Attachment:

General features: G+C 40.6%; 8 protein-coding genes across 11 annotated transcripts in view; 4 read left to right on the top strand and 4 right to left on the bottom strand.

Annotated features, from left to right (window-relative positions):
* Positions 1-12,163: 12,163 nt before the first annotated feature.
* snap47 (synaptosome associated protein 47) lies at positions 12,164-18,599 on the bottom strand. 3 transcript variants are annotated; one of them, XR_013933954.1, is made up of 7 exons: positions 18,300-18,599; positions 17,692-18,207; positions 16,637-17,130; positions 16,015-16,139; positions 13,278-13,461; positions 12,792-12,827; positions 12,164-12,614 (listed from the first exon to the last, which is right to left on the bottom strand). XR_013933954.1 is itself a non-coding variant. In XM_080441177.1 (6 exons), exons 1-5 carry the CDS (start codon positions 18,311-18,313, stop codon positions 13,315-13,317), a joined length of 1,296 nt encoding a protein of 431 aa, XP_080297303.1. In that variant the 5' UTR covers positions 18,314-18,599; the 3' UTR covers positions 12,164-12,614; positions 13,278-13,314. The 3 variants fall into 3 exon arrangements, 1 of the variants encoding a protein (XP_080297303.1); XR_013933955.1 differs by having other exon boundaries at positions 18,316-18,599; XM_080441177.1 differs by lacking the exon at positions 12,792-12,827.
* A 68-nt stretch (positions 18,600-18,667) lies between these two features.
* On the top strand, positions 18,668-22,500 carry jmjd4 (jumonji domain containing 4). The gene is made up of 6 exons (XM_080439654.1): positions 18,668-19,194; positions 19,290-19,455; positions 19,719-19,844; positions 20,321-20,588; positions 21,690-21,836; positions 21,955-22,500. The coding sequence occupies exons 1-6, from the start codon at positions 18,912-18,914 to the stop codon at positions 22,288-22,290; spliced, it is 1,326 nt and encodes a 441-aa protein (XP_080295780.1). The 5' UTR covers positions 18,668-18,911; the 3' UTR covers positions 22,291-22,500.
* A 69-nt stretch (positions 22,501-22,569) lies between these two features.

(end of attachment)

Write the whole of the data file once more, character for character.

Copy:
General features: G+C 40.6%; 8 protein-coding genes across 11 annotated transcripts in view; 4 read left to right on the top strand and 4 right to left on the bottom strand.

Annotated features, from left to right (window-relative positions):
* Positions 1-12,163: 12,163 nt before the first annotated feature.
* snap47 (synaptosome associated protein 47) lies at positions 12,164-18,599 on the bottom strand. 3 transcript variants are annotated; one of them, XR_013933954.1, is made up of 7 exons: positions 18,300-18,599; positions 17,692-18,207; positions 16,637-17,130; positions 16,015-16,139; positions 13,278-13,461; positions 12,792-12,827; positions 12,164-12,614 (listed from the first exon to the last, which is right to left on the bottom strand). XR_013933954.1 is itself a non-coding variant. In XM_080441177.1 (6 exons), exons 1-5 carry the CDS (start codon positions 18,311-18,313, stop codon positions 13,315-13,317), a joined length of 1,296 nt encoding a protein of 431 aa, XP_080297303.1. In that variant the 5' UTR covers positions 18,314-18,599; the 3' UTR covers positions 12,164-12,614; positions 13,278-13,314. The 3 variants fall into 3 exon arrangements, 1 of the variants encoding a protein (XP_080297303.1); XR_013933955.1 differs by having other exon boundaries at positions 18,316-18,599; XM_080441177.1 differs by lacking the exon at positions 12,792-12,827.
* A 68-nt stretch (positions 18,600-18,667) lies between these two features.
* On the top strand, positions 18,668-22,500 carry jmjd4 (jumonji domain containing 4). The gene is made up of 6 exons (XM_080439654.1): positions 18,668-19,194; positions 19,290-19,455; positions 19,719-19,844; positions 20,321-20,588; positions 21,690-21,836; positions 21,955-22,500. The coding sequence occupies exons 1-6, from the start codon at positions 18,912-18,914 to the stop codon at positions 22,288-22,290; spliced, it is 1,326 nt and encodes a 441-aa protein (XP_080295780.1). The 5' UTR covers positions 18,668-18,911; the 3' UTR covers positions 22,291-22,500.
* A 69-nt stretch (positions 22,501-22,569) lies between these two features.